Osteoporosis NEWS: FIVE factors putting YOU at risk of the condition

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It exhibits slowly over several years and is often only diagnosed when a minor use or sudden impact causes a bone fracture.

Losing bone is a routine part of the ageing process, but some people lose bone density much nearer than normal. This can lead to osteoporosis and an increased risk of breaks.

The condition affects over 3 million people in the UK and often has no symptoms.

The Citizen Osteoporosis Society said: “One in two women and one in five men over the age of 50 commitment break a bone as a result of osteoporosis.”

Arthritis Research UK said: “Anyone can get osteoporosis but ladies are about four times more likely than men to develop it.

“There are two pure reasons for this — the process of bone loss speeds up for several years after the menopause, when the ovaries peter out producing the female sex hormone oestrogen. 

“Men generally reach a higher sincere of bone density before the process of bone loss begins.

“Bone negative cash flow death still occurs in men but it has to be more severe before osteoporosis occurs.”

There are five critical factors which can increase the risk of developing osteoporosis. These take in:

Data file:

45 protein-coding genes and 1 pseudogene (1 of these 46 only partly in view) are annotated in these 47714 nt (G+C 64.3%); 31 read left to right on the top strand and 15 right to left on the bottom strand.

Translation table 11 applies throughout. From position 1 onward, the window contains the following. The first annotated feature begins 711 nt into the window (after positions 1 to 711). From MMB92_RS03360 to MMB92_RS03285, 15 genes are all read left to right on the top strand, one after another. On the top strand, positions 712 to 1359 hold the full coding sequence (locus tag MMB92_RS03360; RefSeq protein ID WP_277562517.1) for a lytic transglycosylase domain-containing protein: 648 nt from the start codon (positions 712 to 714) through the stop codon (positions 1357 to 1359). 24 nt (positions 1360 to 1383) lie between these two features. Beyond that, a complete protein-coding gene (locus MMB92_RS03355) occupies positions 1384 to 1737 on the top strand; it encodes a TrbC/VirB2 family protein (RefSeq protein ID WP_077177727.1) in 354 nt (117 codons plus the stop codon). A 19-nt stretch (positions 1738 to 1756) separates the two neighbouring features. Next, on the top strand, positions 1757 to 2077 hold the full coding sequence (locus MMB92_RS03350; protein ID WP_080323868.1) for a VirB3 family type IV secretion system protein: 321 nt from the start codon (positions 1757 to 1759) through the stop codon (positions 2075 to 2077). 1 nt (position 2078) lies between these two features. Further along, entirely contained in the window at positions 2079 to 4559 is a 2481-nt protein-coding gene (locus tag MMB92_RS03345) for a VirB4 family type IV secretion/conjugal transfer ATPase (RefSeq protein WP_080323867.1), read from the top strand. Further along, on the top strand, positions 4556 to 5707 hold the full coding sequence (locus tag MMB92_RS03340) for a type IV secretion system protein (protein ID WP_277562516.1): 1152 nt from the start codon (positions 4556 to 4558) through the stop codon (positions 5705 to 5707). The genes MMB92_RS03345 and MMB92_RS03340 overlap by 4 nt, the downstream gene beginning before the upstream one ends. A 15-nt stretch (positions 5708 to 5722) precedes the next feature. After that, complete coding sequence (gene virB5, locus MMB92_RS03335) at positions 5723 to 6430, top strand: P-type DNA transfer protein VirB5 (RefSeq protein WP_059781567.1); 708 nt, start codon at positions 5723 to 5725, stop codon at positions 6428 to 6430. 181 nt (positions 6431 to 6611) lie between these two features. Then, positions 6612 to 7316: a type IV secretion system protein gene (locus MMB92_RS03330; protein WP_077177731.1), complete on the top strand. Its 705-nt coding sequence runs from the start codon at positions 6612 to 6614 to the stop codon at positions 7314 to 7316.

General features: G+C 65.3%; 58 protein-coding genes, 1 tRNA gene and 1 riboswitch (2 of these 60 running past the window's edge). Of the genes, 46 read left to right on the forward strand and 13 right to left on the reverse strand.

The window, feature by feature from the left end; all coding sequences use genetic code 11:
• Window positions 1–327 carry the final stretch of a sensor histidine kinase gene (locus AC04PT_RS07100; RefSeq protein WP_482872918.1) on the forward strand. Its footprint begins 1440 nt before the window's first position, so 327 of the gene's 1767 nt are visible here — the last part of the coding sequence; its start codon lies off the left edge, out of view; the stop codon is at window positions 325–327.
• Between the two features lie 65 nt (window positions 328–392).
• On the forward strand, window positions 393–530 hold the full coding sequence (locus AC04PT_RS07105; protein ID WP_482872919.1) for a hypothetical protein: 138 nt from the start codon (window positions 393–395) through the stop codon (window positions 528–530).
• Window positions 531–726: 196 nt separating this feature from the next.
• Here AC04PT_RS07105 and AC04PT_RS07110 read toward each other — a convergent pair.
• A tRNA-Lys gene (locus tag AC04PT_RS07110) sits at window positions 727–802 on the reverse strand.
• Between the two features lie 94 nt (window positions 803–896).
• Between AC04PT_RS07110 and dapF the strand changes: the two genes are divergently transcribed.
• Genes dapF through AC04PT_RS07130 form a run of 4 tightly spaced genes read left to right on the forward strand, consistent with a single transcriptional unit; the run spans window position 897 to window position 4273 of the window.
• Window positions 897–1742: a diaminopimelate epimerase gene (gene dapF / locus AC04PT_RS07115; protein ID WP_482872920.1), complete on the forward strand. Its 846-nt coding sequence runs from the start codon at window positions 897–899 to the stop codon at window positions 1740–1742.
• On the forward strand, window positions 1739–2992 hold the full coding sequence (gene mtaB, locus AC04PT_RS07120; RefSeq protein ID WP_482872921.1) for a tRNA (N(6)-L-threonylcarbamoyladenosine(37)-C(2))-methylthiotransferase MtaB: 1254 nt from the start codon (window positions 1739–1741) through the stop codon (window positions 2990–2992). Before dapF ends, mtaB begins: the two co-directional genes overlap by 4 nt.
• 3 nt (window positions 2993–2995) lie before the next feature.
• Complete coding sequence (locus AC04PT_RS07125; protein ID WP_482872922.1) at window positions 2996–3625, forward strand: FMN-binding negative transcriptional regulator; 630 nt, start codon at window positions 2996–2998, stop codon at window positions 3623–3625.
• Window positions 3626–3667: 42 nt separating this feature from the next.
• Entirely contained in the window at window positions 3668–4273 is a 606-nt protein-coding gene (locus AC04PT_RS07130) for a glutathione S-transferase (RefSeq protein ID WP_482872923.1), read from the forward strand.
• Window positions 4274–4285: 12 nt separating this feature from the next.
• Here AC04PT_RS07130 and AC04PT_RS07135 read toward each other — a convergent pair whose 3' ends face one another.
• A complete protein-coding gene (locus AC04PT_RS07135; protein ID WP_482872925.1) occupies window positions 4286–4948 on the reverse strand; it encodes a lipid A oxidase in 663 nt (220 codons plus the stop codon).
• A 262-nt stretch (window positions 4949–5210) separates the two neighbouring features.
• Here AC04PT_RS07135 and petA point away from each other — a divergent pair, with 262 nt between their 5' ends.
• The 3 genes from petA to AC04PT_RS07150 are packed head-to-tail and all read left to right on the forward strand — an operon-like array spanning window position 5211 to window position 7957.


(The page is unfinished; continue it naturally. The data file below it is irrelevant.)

Long-term use of high-dose oral corticosteroids

The steroids are usually prescribed to therapy asthma and COPD, hayfever, hives and eczema, arthritis, tennis elbow and solidified shoulder and inflammatory bowel disease.

Inflammatory conditions, such as Crohn’s infection can also increase the risk of developing osteoporosis as can malabsorption problems, such as coeliac affliction.

Family history

A family history of the condition — can increase the likelihood of evolving osteoporosis.

This could include a parent having a hip fracture, for pattern. Experts argue osteoporosis does run in families because there are be bequeathed factors that affect bone development.

Women are at greater hazard of developing the condition if they have experienced an early menopause — in preference to the age of 45 — had a hysterectomy before the age of 45, or have stopped their eras for more than six months as a result of dieting or overexercising.

Drinking and smoking

Depressing drinking and smoking can lead to osteoporosis. 

Arthritis Research UK said: “Tobacco is soon toxic to bones. In women it lowers the oestrogen levels and may cause ancient menopause.

“In men, smokers lowers testosterone activity and this can also diminish the bones.”

Drinking too much alcohol reduces the body’s ability to assertive bone.

Poor diet

If a person is not getting enough calcium or vitamin D, or is quite underweight, they are at greater risk of osteoporosis.

Experts have bask ined a test for osteoporosis can use a fingernail clipping to predict the risk of fractures and ruined bones.

The Osentia screening test assesses somebody’s risk of pain fragility fractures — a common sign of osteoporosis — and is now on sale from a anticyclone street pharmacy.

There is currently no national screening programme for osteoporosis.

Treatment for osteoporosis includes calcium and vitamin D, bisphosphonates, raloxifine and calcitonin.

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